Sony has produced three levels of Betacam equipment. The BVW (broadcast) series is the high end series with corresponding price tags! A simple BVW series one piece camcorder costs over $40,000. The PVW (professional) series is less expensive than the BVW series and is frequently used for field acquisition. A PVW series two piece camcorder costs more than $20,000. The UVW series was introduced in 1993 as an industrial level series. The one-piece UVW100 camcorder weighs about 13 lbs (6 kg) and cost approximately $14,000 new (without lens) but can now be found used for approximately $6,000 to $7,000.

 

MII

MII, introduced in 1986, is Panasonic's answer to Betacam SP. All MII tape is metal. The 90 minute cassette at 4 by 8 inches (11 by 19 cm) is considerably smaller than the 90 minute Betacam SP cassette. However the dockable decks take only a small 20 minute cassette (3.6 by 5 inches - 9 by 13 cm).

Technically, MII is equal to or superior to Betacam SP, but Panasonic lost out to Sony in terms of public relations, customer support, and the promotion of its product. Today, although MII is still supposedly "in production", and in use by some major players such as NBC, it has to be considered a somewhat orphaned format. The Panasonic MII equipment has generally been priced considerably below the equivalent Sony Betacam SP BVW series equipment. In addition good deals may be available from Panasonic on new units and from dealers on used units.

Panasonic MII field equipment includes several small dockable decks usable with a variety of camera heads and some excellent portable decks.

We use MII for a lot of our taping and observers have consistently felt that the quality of the footage was better than Betacam SP footage. We selected MII because we were able to get an excellent deal on the equipment and build up a good field acquisition and editing system for considerably less than half of the cost of a comparable BVW Betacam SP set up. Be aware if you get into MII that at some point repairs may become an issue and that few duplicating facilities or clients are likely to have MII. Therefore you will probably have to copy your MII programs to Betacam SP at some stage.

 

Digital Tape Formats

Unfortunately there appears to be somewhat of a proliferation of digital tape formats. Often when neophyte videographers think of digital videotape they are thinking of DV or DVC, the consumer digital videotape format introduced in 1996. In addition there are related digital videotape formats using the same cassette size such as DVCPRO, DVCPRO50, and DVCAM. Then there are other digital tape formats using larger tape such as Digital S, Betacam SX, DS, Digital Betacam, D1, D2, D3, D6, and DCT. Most of these formats are not likely to be used by the starting nature videographer, if only because of price considerations, and we will restrict this discussion to the DV, DVCPRO, and DVCAM formats.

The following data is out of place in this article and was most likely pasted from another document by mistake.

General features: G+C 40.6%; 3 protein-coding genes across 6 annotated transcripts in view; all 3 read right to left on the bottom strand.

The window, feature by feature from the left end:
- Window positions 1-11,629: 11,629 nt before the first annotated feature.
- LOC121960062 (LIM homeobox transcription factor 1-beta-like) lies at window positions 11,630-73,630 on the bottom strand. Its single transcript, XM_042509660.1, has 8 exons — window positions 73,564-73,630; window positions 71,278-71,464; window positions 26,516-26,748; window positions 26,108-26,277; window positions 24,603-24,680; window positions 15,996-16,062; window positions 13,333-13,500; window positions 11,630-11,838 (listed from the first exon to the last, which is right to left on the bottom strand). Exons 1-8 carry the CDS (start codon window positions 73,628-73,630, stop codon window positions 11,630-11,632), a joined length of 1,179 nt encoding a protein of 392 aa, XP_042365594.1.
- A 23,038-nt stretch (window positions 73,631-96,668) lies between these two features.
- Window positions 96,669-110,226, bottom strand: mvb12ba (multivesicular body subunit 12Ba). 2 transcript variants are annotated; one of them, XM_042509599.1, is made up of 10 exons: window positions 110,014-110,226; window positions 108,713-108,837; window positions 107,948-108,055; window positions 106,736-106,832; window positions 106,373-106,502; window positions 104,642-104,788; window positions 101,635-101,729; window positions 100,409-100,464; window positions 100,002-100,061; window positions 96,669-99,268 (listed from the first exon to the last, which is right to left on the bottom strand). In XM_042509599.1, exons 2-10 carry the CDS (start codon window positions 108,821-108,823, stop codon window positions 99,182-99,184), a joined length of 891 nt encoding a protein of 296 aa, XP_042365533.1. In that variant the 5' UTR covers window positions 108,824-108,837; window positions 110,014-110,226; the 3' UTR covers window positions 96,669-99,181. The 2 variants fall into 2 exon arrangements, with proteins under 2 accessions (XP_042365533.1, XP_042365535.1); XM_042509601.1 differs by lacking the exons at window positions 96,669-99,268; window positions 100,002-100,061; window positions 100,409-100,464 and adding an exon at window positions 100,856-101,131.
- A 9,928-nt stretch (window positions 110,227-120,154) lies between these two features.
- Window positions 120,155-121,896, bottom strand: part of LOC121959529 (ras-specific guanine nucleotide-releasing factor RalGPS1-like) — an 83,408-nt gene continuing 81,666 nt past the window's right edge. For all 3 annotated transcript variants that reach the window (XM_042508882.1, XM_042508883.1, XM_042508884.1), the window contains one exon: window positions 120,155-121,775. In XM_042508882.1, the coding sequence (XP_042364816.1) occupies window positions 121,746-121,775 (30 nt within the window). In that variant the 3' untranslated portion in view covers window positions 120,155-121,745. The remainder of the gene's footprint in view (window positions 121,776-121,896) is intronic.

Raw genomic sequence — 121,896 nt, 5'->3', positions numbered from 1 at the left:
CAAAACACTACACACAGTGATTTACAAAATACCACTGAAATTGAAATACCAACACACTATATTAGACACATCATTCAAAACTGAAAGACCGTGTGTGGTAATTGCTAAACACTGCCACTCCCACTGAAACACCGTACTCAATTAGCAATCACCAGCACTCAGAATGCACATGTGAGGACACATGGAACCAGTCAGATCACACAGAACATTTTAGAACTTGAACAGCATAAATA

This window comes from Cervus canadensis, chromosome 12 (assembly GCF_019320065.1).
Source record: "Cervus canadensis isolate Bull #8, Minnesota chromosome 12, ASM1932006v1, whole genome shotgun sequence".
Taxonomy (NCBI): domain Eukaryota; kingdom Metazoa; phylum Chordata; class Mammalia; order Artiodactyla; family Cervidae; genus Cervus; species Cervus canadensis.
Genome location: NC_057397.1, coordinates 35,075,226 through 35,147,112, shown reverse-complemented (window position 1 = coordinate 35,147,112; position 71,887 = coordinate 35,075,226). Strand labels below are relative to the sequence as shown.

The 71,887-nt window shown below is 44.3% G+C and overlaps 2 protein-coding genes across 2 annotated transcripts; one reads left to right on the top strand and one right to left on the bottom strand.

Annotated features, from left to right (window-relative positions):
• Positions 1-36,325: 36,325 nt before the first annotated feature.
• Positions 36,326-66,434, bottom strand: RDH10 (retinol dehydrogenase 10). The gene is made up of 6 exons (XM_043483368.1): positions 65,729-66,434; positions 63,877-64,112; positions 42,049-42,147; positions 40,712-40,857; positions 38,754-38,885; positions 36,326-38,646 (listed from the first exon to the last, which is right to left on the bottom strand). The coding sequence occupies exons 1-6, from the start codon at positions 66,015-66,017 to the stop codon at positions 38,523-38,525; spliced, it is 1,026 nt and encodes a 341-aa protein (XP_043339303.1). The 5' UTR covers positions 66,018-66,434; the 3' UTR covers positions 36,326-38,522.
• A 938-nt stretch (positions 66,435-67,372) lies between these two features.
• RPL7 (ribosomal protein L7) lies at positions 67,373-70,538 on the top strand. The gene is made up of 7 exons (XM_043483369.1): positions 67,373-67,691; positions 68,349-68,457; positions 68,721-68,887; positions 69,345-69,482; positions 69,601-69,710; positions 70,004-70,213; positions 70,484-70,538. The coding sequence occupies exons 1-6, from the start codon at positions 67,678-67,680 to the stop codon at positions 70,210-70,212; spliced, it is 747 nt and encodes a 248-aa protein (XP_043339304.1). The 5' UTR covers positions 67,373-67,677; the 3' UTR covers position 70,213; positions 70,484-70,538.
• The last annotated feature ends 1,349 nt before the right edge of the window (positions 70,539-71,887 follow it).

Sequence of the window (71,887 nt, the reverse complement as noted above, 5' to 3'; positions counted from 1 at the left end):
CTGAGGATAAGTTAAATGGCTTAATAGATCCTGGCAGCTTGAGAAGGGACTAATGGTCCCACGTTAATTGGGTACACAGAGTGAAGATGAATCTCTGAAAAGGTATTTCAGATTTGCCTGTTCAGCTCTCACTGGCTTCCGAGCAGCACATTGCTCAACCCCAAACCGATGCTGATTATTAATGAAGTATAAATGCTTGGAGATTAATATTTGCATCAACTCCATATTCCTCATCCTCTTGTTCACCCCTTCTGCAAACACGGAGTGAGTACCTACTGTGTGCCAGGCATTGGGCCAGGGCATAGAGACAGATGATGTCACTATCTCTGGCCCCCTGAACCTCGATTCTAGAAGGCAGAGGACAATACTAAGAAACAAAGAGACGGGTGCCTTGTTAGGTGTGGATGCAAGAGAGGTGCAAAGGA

DV - DVC (Digital Videocassette)

This first consumer digital videotape format was introduced in 1996. The tape used for this format is quite small: 6.35 mm wide and 8.8 microns thick. A cassette with up to approximately 3.5 hours of playing time is only 3.5 by 5 inches (9 by 12 cm). Smaller cassettes with shorter playing times are also available. Like Betacam SP and MII it is a component format with separate channels for red, green, and blue. The data on the tape is compressed at a 5:1 ratio. This means that 4/5 of the data in the original image is thrown away. The quality that can be obtained from this format is close to the quality once expected only in broadcast quality systems.

Most camcorders for this format to date have been consumer to industrial level cameras, although obviously these terms start losing some of their meaning when talking about DV. Many of the initial consumer offerings are fairly simple one piece camcorders with non-interchangeable lenses. The smallest DV camcorders are very small and start at just under $2,000. One example of a very popular semi-professional DV camera is Sony's DVX-1000 ($4,200). A very exciting prospect for nature videographers is Canon's long awaited XL1 ($4,600), a digital successor to Canon's successful L1 and L2 line. There is a dockable DV format deck (the JVC BR-DV10) that can be mated to professional camera heads ($11,000 and up depending on camera head).

 

DVCPRO

DVCPRO was introduced in 1995 primarily by Panasonic. It is similar in most respects to DV except that the tape speed is twice that of DV resulting in reduced error rates. DV equipment cannot read DVCPRO tapes or record on DVCPRO tapes. However DVCPRO equipment can play back DV format tapes. Examples of DVCPRO camcorders are the Panasonic AJ-D200 ($9,400) or the Panasonic AJ-D700 ($22,000).

 

DVCAM

DVCAM was introduced in 1996 by Sony and can be considered as Sony's answer to Panasonic's DVCPRO. DVCAM and DVCPRO are not compatible. DVCAM is partly compatible with DV. Examples of DVCAM camcorders are the Sony DSR-200 ($6,400), essentially an upgraded VX1000, and the two piece Sony DSR-130 ($19,000).